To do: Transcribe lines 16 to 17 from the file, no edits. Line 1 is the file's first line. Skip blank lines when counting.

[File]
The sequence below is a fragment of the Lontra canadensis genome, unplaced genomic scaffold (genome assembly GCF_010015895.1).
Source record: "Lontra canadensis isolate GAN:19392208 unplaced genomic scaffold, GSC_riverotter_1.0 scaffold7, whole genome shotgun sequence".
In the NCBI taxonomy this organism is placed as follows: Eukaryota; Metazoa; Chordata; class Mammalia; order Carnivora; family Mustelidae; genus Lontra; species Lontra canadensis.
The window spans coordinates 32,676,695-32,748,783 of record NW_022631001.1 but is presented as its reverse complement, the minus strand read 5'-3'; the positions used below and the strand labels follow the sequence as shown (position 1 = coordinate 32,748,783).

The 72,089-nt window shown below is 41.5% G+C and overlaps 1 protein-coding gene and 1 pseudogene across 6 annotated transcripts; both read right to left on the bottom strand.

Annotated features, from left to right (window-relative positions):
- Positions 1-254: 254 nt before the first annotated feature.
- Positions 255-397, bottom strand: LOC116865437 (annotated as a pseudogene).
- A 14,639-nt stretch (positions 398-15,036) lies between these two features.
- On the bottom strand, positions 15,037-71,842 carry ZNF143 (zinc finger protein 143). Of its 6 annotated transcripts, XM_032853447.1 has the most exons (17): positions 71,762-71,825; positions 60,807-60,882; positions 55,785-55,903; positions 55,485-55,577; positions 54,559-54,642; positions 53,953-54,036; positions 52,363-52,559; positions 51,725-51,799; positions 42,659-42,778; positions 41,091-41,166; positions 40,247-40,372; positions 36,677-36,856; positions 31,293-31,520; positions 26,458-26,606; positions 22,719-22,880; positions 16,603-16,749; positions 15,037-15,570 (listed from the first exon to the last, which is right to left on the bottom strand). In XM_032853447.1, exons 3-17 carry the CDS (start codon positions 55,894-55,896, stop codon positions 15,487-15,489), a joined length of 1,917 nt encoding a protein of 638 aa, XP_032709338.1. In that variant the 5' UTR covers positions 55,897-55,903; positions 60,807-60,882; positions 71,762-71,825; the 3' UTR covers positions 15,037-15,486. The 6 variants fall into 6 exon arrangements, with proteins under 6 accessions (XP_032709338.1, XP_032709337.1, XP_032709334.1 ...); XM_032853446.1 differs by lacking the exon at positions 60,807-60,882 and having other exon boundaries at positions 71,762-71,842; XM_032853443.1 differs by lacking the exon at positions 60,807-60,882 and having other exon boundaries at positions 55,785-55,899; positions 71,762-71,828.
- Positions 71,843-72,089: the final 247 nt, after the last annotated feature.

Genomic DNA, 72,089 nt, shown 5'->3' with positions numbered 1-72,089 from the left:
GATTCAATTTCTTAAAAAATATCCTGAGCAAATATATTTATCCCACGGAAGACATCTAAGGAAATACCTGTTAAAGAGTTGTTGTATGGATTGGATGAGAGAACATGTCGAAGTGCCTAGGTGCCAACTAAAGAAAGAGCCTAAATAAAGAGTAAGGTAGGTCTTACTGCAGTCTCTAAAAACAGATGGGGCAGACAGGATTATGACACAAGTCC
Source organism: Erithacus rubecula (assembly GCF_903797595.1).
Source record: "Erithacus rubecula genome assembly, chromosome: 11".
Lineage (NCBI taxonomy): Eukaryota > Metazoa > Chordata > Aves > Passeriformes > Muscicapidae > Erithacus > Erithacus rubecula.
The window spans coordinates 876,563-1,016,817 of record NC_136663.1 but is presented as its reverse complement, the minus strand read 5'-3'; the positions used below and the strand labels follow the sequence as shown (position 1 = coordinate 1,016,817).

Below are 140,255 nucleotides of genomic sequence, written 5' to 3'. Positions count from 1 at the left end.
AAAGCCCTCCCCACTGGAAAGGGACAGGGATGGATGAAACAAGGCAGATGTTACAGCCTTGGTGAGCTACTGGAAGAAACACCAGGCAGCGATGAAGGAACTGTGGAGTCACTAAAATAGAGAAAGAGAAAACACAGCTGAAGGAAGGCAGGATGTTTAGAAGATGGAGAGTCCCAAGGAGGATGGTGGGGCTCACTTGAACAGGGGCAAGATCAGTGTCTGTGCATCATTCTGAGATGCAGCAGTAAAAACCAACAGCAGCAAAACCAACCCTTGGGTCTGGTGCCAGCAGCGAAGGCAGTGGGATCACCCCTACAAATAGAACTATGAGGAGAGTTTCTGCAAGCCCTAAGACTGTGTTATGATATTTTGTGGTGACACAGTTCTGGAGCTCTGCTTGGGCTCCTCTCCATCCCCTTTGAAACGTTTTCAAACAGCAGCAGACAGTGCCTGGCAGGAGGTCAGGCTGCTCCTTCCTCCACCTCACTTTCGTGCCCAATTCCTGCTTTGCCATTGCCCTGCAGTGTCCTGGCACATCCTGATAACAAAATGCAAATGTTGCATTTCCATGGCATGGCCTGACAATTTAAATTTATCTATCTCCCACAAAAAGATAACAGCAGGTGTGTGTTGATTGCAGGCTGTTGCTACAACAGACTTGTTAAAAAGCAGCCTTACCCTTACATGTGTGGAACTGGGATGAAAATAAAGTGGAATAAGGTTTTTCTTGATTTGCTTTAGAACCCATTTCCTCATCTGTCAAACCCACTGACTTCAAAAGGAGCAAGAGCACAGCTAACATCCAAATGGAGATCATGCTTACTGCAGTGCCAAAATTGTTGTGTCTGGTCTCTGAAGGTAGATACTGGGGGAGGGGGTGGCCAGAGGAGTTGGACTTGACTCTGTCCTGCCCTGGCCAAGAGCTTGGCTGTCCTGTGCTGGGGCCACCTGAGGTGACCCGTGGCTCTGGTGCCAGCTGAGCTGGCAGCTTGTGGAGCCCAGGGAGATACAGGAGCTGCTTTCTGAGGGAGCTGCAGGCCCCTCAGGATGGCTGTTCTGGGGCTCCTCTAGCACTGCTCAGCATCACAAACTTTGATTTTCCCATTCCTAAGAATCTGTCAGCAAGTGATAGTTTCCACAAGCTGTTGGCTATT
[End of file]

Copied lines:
Lineage (NCBI taxonomy): Eukaryota > Metazoa > Chordata > Aves > Passeriformes > Muscicapidae > Erithacus > Erithacus rubecula.
The window spans coordinates 876,563-1,016,817 of record NC_136663.1 but is presented as its reverse complement, the minus strand read 5'-3'; the positions used below and the strand labels follow the sequence as shown (position 1 = coordinate 1,016,817).